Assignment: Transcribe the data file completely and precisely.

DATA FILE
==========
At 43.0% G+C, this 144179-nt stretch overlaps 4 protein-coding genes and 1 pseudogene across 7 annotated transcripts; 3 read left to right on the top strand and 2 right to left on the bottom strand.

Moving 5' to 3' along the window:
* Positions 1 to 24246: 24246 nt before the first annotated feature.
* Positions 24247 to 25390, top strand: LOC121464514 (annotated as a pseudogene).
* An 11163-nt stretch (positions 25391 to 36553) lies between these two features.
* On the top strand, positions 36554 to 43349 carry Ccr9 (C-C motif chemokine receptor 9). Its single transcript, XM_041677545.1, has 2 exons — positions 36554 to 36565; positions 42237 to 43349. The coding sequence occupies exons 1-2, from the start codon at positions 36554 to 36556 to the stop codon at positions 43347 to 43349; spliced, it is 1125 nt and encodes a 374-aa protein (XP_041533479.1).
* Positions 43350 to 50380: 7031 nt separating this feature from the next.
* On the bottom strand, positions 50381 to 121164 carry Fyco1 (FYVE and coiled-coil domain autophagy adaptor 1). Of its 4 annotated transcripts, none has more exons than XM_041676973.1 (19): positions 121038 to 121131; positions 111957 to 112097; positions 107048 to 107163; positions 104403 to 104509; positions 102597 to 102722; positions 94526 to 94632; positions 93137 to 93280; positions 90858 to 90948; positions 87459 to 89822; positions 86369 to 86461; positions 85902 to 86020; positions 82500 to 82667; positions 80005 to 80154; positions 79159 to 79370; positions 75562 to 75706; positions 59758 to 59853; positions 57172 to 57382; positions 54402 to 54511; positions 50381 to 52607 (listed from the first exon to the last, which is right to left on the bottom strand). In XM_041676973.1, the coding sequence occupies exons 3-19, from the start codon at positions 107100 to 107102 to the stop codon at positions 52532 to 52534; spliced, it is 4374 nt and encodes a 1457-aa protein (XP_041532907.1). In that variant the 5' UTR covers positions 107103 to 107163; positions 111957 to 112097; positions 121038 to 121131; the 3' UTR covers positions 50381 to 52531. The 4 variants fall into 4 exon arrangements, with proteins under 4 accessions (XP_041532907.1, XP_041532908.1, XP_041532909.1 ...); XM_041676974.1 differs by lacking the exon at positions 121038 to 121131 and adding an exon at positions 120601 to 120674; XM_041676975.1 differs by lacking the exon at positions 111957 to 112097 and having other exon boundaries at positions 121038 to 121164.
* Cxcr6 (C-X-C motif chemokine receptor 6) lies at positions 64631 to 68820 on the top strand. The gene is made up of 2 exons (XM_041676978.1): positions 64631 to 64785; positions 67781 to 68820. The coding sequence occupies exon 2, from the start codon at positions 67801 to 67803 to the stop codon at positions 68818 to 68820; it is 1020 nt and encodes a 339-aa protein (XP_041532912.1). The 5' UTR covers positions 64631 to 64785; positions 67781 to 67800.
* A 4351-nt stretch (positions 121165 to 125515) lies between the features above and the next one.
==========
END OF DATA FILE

At 43.0% G+C, this 144179-nt stretch overlaps 4 protein-coding genes and 1 pseudogene across 7 annotated transcripts; 3 read left to right on the top strand and 2 right to left on the bottom strand.

Moving 5' to 3' along the window:
* Positions 1 to 24246: 24246 nt before the first annotated feature.
* Positions 24247 to 25390, top strand: LOC121464514 (annotated as a pseudogene).
* An 11163-nt stretch (positions 25391 to 36553) lies between these two features.
* On the top strand, positions 36554 to 43349 carry Ccr9 (C-C motif chemokine receptor 9). Its single transcript, XM_041677545.1, has 2 exons — positions 36554 to 36565; positions 42237 to 43349. The coding sequence occupies exons 1-2, from the start codon at positions 36554 to 36556 to the stop codon at positions 43347 to 43349; spliced, it is 1125 nt and encodes a 374-aa protein (XP_041533479.1).
* Positions 43350 to 50380: 7031 nt separating this feature from the next.
* On the bottom strand, positions 50381 to 121164 carry Fyco1 (FYVE and coiled-coil domain autophagy adaptor 1). Of its 4 annotated transcripts, none has more exons than XM_041676973.1 (19): positions 121038 to 121131; positions 111957 to 112097; positions 107048 to 107163; positions 104403 to 104509; positions 102597 to 102722; positions 94526 to 94632; positions 93137 to 93280; positions 90858 to 90948; positions 87459 to 89822; positions 86369 to 86461; positions 85902 to 86020; positions 82500 to 82667; positions 80005 to 80154; positions 79159 to 79370; positions 75562 to 75706; positions 59758 to 59853; positions 57172 to 57382; positions 54402 to 54511; positions 50381 to 52607 (listed from the first exon to the last, which is right to left on the bottom strand). In XM_041676973.1, the coding sequence occupies exons 3-19, from the start codon at positions 107100 to 107102 to the stop codon at positions 52532 to 52534; spliced, it is 4374 nt and encodes a 1457-aa protein (XP_041532907.1). In that variant the 5' UTR covers positions 107103 to 107163; positions 111957 to 112097; positions 121038 to 121131; the 3' UTR covers positions 50381 to 52531. The 4 variants fall into 4 exon arrangements, with proteins under 4 accessions (XP_041532907.1, XP_041532908.1, XP_041532909.1 ...); XM_041676974.1 differs by lacking the exon at positions 121038 to 121131 and adding an exon at positions 120601 to 120674; XM_041676975.1 differs by lacking the exon at positions 111957 to 112097 and having other exon boundaries at positions 121038 to 121164.
* Cxcr6 (C-X-C motif chemokine receptor 6) lies at positions 64631 to 68820 on the top strand. The gene is made up of 2 exons (XM_041676978.1): positions 64631 to 64785; positions 67781 to 68820. The coding sequence occupies exon 2, from the start codon at positions 67801 to 67803 to the stop codon at positions 68818 to 68820; it is 1020 nt and encodes a 339-aa protein (XP_041532912.1). The 5' UTR covers positions 64631 to 64785; positions 67781 to 67800.
* A 4351-nt stretch (positions 121165 to 125515) lies between the features above and the next one.